The findings in table 4.3 shows that respondents have high self efficacy when dealing with roommate self efficacy (M= 7.6044, SD= 1.2662) followed by course self efficacy (M= 6.9464, SD= 1.3234) and social self efficacy (M= 6.8097, SD= 1.3726). The findings indicate that the respondents are more confident in associating with their roommates and completing task related to their studies. However social wise, the findings shows that the respondents are less confident about themselves socializing in major faculty events or in their interpersonal skills with others such as making new friends.

Table 4.4

Distribution and Percentage of Respondents' Cumulative Grade Point Average (CGPA)

Cumulative Grade Frequency (n) Percent (%)

Point Average (CGPA)

Low (< 2.49) 2 7

Moderate (2.50 - 3.49) 217 76.1

High (3.50 - 4.00) 66 23.2

Total 285 100

Table 4.4 reports on the level of academic achievement of the respondents. From the data, it shows that a majority of the respondents have average academic achievement with a percentage of 76.1% ranging from 2.50 - 3.49. 23.2% of respondents have high CCPA ranging from 3.50 - 4.00. The remaining 7% have low academic achievement ranging from less than 2.49. This findings show that the majority of respondents from the American Degree Programme have moderate range of CGPA.

Table 4.5

Correlation Matrix between Types of Language Learning Strategies on Academic Achievement

Language Learning Strategies

Memory Strategies -0.236**

Cognitive Strategies 0.098

Compensation Strategies 0.082

Metacognitive Strategies 0.092

Affective Strategies -0.324**

Social Strategies 0.130*

**. Correlation is significant at the 0.01 level (2-tailed).

*. Correlation is significant at the 0.05 level (2-tailed).

Table 4.5 shows the relationship of language learning strategies on academic achievement. By using Pearson Correlation to determine strength of the relationship between the independent variables and academic achievement, it was found there are three strategies that show correlation with academic achievement which are associated with academic achievement. Those language learning strategies are Memory Strategies, Affective Strategies and Social Strategies.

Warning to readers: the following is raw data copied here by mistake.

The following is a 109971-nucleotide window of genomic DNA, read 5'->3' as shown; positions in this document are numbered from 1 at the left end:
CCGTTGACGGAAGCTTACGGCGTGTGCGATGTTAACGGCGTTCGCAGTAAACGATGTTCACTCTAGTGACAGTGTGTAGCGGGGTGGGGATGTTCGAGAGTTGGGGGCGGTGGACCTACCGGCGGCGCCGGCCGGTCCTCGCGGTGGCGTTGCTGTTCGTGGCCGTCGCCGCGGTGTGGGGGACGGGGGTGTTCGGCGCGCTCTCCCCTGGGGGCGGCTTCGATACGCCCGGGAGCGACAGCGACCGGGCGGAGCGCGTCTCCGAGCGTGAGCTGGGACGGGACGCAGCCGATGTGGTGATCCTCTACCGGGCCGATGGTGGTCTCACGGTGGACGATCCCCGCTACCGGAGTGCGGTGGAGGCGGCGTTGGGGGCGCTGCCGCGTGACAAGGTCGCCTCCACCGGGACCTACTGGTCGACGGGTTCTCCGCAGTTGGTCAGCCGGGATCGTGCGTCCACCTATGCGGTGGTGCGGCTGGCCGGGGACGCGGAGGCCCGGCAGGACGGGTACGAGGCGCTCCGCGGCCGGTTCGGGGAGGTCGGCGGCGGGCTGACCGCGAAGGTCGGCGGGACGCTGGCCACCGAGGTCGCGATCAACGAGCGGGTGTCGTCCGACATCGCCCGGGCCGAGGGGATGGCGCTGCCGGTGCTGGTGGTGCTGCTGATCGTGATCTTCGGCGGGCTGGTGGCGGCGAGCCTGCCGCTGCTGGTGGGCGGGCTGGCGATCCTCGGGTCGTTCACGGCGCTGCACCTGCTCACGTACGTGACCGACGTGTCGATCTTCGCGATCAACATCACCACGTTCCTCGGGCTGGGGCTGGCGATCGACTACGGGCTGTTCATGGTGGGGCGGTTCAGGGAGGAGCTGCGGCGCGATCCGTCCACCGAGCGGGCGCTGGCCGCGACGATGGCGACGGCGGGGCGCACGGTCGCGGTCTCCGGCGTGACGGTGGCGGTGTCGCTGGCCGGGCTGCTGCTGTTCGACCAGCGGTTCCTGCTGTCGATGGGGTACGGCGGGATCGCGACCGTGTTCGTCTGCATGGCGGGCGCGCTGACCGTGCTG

The relationship between Memory Strategies, Affective Strategies and academic achievement shows a negative and very weak relationship with their r and p values (r= -0.236 p= 0.000, r= -0.324 p= 0.000) respectively. This suggests that the more the respondents use both Memory and Affective Strategies in their language learning, the lower their academic achievement would be. On another note, Social Strategies indicate a positive but very weak correlation with respondents' academic achievement with its r and p value at r= 0.130, p= 0.029. This suggests that the more respondents use Social Strategies in their language learning, the better they perform academically.

Table 4.6

Correlation Matrix between Domains of College Self Efficacy on Academic Achievement

College Self-Efficacy

Course Self Efficacy 0.226**

Roommate Self Efficacy -0.031

Social Self Efficacy 0.151*

**. Correlation is significant at the 0.01 level (2-tailed).

*. Correlation is significant at the 0.05 level (2-tailed).

Table 4.6 reports on the correlation on domains of college self efficacy with respondents' academic achievement. Both Course Self Efficacy and Social Self Efficacy show that there is a positive yet weak and very weak relationship between the two variables on academic achievement with their r and p values (r= 0.226 p= 0.000, r= 0.151 p= 0.011) respectively. This result suggests that similar of Social Strategies indicating that the higher the respondents' self efficacy in terms of Course and Social, the better the respondents would perform academically.

Table 4.7

An analysis of Multiple Regression on Academic Achievement